Italians in particular are seen as either benign and child-like (the sweet old nonna with her meatballs), menacing mobsters, or hyper-sexualized housewives and gigolos; the kind of nourishment I’m looking for doesn’t lie in any of these stereotypes.

Around this time, someone usually asks me about The Sopranos. That debate’s now quite dated, but I’ll just say that, on balance, I was a big fan of the show and greatly admired its explorations of the characters’ inner lives. The mob stuff always struck me as little more than a vehicle for those explorations. I still think of the heartbreaking loneliness on the face of Carmela Soprano during that lingering shot on her slumped over with her bags outside Meadow’s dorm room; that sort of moment is what I tried to capture and contextualize in my books.

Rumpus: As you know, I’m a big fan of your first two novels. But I was blown away by how much deeper this final installment cuts. The psychological and emotional depth is astonishing. Did it feel different to write from the others?

Castellani: First of all, thank you. That’s the highest compliment I could receive, especially coming from you. All This Talk of Love did indeed feel different to write. First off, the subject matter (the death of a child, the sorrows of aging and disease) was much more difficult and emotionally wrenching than what I dealt with in my first two novels. This, too, was a conscious decision, in that I really tried to “write to my fears,” as Dorothy Allison advises writers to do. I had to step away from the book for weeks at a time because the subject matter was just too close, or too “possible.”

Rumpus: I know I shouldn’t do this, but as a friend and admirer of yours, I kept wondering how much of the plot comes from family history. Can you talk a little about this? The pluses and perils, I guess I mean.

Castellani: It’s a fair question. Anyone who knows me or my family will see aspects of us reflected in each of the novels. And there are, of course, some literal similarities: my parents did grow up in a small Italian village and emigrate to Wilmington, DE after World War II; my immediate family does include two brothers and a sister of roughly the same ages as the characters in All This Talk of Love; like Frankie, I attended graduate school in English Literature at a Boston-area university. In addition, I’ve liberally borrowed themes that have echoed through our family for generations, as well as the cadence of my parents’ broken English in Maddalena’s and Antonio’s dialogue.

The obvious plus here is that I’ve had the context and the relatively solid ground on which to build these novels. When I struggled for a plot point or a character trait, I turned first to someone I knew, considered what she or he might have felt or done, and that consideration gave me a form of access. But, in every single case – and this I want to make very clear – I changed something fundamental to the character or to the story as a way of distinguishing it from its referent. I did this not only out of discretion and artistic integrity and in deference to the imagination, but, selfishly, to keep myself from getting bored. I had no interest in retelling a tale that had already been lived, either by myself or any member of my family. This is hard for people to believe, especially when, for example, they read a description of Maddalena and it sounds exactly like my mother; she may by the source of inspiration, but she is not Maddalena. The same with every other character in the book, including that pretentious Mamma’s boy grad student who reminds some people of the author…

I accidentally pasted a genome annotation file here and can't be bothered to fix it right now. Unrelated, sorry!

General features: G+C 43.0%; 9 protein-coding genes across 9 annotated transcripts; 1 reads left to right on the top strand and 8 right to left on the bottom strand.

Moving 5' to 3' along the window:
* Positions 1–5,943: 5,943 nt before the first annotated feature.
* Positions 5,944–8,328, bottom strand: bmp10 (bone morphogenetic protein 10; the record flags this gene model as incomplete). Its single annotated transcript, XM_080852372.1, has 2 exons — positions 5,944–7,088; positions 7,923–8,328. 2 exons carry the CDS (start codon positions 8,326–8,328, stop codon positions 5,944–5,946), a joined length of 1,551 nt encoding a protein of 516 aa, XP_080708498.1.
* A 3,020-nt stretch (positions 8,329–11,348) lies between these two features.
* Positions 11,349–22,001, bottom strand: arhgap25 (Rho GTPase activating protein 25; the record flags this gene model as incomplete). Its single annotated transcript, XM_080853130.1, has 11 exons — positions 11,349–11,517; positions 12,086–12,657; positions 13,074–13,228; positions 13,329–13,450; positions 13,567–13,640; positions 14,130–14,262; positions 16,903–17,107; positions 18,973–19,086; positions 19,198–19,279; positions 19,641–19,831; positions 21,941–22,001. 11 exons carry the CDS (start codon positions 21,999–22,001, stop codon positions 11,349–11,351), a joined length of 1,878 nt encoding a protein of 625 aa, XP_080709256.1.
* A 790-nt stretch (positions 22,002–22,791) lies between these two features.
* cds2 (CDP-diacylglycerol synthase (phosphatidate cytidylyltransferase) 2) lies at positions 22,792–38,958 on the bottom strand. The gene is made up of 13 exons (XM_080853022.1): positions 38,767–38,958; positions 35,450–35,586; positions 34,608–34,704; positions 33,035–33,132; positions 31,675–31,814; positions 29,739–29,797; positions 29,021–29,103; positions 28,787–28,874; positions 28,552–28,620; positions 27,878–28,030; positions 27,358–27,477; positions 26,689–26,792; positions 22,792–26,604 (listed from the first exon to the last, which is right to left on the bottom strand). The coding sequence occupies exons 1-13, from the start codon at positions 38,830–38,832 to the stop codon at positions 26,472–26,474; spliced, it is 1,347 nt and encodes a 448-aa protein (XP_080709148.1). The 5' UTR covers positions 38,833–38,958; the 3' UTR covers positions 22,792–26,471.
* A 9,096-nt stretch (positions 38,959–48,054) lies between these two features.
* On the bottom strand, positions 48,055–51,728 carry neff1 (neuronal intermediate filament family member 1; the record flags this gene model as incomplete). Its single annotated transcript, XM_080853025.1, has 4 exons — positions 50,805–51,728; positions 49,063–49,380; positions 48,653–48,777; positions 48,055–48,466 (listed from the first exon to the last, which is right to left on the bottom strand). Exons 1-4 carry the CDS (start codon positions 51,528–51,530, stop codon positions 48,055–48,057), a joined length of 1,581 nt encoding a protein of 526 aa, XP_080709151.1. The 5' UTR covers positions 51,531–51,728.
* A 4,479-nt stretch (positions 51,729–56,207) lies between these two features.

Rumpus: Maybe what I’m trying to ask is how tough was it to write this installment, which takes the Grasso family into the present.

Castellani: Well, the first two books were historical (1940s Italy in Maddalena, 1950s U.S. in The Saint of Lost Things), so the jump to 1999 was very jarring. I missed the objectivity that time and distance brought me. I realized that you have to deal with a lot of baggage when you write about your own era, that it’s harder to separate what is actually compelling from what is interesting simply because it mattered to you at the time. Also, the details you have to work with seem thin and ephemeral and lackluster compared to the cool and surprising and rich details you can uncover while researching another era.

But what made it especially tough was that, because this was the last time I would write about this family, I was very conscious that I was saying goodbye to them. I think that’s why one of the major themes that emerged was letting go of the people you love. Every character deals with this issue: Prima needs to let her sons grow up; Maddalena has to face people she shut out long ago; Antonio has to let go of the guilt he’s always carried for the death of his youngest son; and Frankie has to find a way to grow up without his parents.